• Metadata – Data about your data – keywords, captions, locations, photographer name, and more. Metadata makes assets searchable and filterable within many DAM systems, making them easier to find and use.

3 Questions Digital Asset Management Attempts to Answer

1. Where  Do Our Digital Assets Live?

You and your team must figure out the best way to store your files in order to make accessing and searching for them as simple for your organization as possible. Here are some things to consider:

  • Should my files be stored locally or on the cloud?
  • How should assets be organized within my library?
  • Is a DAM platform right for my organization?
  • If so, what are our required features for a DAM platform?
  • What is our budget for a DAM platform?

2. How Do I Find Our Digital Assets?

Once you have determined the location of your files, you’ll want to determine the process for easily searching them. Organizing your assets intuitively and educating your team on how to locate them is key to streamlining your workflow. Here are a few questions to consider:

3. Who Has Access to Our Digital Assets?

The final major consideration in the digital asset management process is ensuring your files are secure. Deciding who can access, share, and edit your files is vital to maintaining the integrity of your brand. Below are the specific questions to answer to make sure your assets are safe:

  • Can contributors outside your organization have access to your library?
  • What is the process of sharing assets across or outside of your organization?
  • Should sections of your folder structure be password-protected?
  • What kinds of copyright, licensing, and usage permissions are attached to your assets?

What Does DAM Look Like in Practice?

Implementing Digital Asset Management can be overwhelming. Here are some ways Stacks has helped our clients:

Determining a File Naming Convention

Having file names that make sense is one of the most effective ways to organize, search for, and locate your assets. A good file name can give your team a snapshot of the file’s origin, use, and relationship with other assets. For this reason, it is important to name all files in a standard way. See the following example for a solid standard for file naming:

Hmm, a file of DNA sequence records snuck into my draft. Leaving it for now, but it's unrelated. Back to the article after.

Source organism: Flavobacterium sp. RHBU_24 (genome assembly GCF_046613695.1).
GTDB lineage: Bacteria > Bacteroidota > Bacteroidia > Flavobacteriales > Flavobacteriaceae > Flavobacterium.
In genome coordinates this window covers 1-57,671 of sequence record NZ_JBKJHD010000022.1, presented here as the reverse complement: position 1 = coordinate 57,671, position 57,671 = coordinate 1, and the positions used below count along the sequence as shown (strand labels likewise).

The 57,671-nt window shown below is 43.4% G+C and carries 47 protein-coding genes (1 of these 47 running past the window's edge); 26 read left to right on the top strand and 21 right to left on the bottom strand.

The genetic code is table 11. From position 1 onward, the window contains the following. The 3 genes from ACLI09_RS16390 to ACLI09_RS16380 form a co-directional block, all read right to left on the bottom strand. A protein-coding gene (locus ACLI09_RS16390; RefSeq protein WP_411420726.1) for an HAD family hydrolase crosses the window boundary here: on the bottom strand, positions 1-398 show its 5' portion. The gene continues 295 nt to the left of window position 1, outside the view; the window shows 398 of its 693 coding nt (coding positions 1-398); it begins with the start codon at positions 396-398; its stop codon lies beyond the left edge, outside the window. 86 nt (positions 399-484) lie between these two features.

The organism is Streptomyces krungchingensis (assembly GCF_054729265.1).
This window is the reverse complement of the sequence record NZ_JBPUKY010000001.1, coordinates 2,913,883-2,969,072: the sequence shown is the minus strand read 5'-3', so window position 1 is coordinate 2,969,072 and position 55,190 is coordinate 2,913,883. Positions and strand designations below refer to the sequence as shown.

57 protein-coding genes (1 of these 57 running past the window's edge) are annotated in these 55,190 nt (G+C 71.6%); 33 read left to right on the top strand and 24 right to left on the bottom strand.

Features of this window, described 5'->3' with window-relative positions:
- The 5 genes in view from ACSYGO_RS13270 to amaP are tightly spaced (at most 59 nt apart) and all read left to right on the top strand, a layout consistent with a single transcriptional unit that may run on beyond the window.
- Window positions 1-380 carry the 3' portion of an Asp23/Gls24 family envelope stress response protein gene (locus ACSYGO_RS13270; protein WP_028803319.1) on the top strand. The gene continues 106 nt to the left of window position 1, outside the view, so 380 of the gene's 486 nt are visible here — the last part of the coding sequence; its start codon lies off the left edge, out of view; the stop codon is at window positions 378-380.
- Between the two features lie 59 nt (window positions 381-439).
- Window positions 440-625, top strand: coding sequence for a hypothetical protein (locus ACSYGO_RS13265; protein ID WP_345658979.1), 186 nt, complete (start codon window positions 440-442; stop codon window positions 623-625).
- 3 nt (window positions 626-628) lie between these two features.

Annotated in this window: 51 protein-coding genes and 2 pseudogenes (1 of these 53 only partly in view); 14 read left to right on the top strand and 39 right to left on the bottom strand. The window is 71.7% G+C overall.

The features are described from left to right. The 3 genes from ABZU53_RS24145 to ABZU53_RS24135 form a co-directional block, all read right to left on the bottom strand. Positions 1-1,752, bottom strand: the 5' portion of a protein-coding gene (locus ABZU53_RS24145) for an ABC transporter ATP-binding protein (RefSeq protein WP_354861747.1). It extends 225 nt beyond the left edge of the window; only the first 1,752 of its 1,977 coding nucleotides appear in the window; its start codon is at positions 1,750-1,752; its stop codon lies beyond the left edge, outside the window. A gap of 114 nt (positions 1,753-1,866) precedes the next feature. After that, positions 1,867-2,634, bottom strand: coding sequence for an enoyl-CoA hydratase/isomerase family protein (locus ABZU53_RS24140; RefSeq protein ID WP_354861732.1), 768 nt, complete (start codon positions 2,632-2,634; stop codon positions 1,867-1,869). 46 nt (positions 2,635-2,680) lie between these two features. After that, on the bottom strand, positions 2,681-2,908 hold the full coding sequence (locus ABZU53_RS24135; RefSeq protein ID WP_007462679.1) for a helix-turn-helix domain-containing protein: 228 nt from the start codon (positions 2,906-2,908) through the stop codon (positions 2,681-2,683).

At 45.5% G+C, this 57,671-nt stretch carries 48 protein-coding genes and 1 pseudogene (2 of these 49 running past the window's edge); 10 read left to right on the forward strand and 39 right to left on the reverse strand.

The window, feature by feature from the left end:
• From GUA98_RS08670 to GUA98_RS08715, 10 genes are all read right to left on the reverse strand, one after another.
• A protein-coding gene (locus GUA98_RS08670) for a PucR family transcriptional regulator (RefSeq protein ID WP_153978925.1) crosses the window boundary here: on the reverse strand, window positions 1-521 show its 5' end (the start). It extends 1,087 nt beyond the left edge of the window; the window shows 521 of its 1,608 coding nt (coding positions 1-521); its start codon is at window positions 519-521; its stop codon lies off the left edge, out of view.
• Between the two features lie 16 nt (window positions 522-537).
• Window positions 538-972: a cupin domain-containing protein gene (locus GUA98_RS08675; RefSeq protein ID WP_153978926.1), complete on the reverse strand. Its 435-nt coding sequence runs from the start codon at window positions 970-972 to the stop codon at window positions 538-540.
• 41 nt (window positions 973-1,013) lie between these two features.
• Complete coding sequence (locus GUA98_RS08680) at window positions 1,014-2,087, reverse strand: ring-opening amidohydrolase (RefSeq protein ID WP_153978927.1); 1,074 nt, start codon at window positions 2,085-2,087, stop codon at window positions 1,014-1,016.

Filenaming in Digital Asset Management

Applying Metadata to Assets

Once you have determined the type of metadata you need and how to organize it on your assets, you will want to develop a plan for applying that metadata to your assets. For example, the Stacks team applied metadata to digital assets for the Baltimore Ravens by first creating a Master Keyword List using the Ravens’ internal language and then applying those keywords to their assets:

Ravens Metadata

Creating a Folder Structure

“A place for everything and everything in its place.” This is the simple idea behind building an intuitive folder structure based on the workflow and language of your business. With this kind of organizational standard in place, your library becomes scalable, easy to navigate, and directs users to the assets they are looking for without using a search bar. Here is an example of a high-level folder structure built by Stacks:

DAM Folder Structure Example

Conclusion

Whether you are a national company with $10 million in revenue, or an international brand with thousands of employees, creating effective processes and standards for managing your digital assets is critical to the success of your business. To learn more about Digital Asset Management and all its specifics, check out our blog, or contact Stacks for a free meeting to discuss your workflow.

We hope this intro to digital asset management has helped answer some questions around assets, metadata, and more. Are you eager to learn more about DAM but still don’t understand how it can improve your business? Check out our resource highlighting the Benefits of DAM.

Posted 
June 7, 2022
 in 
DAM 101
 category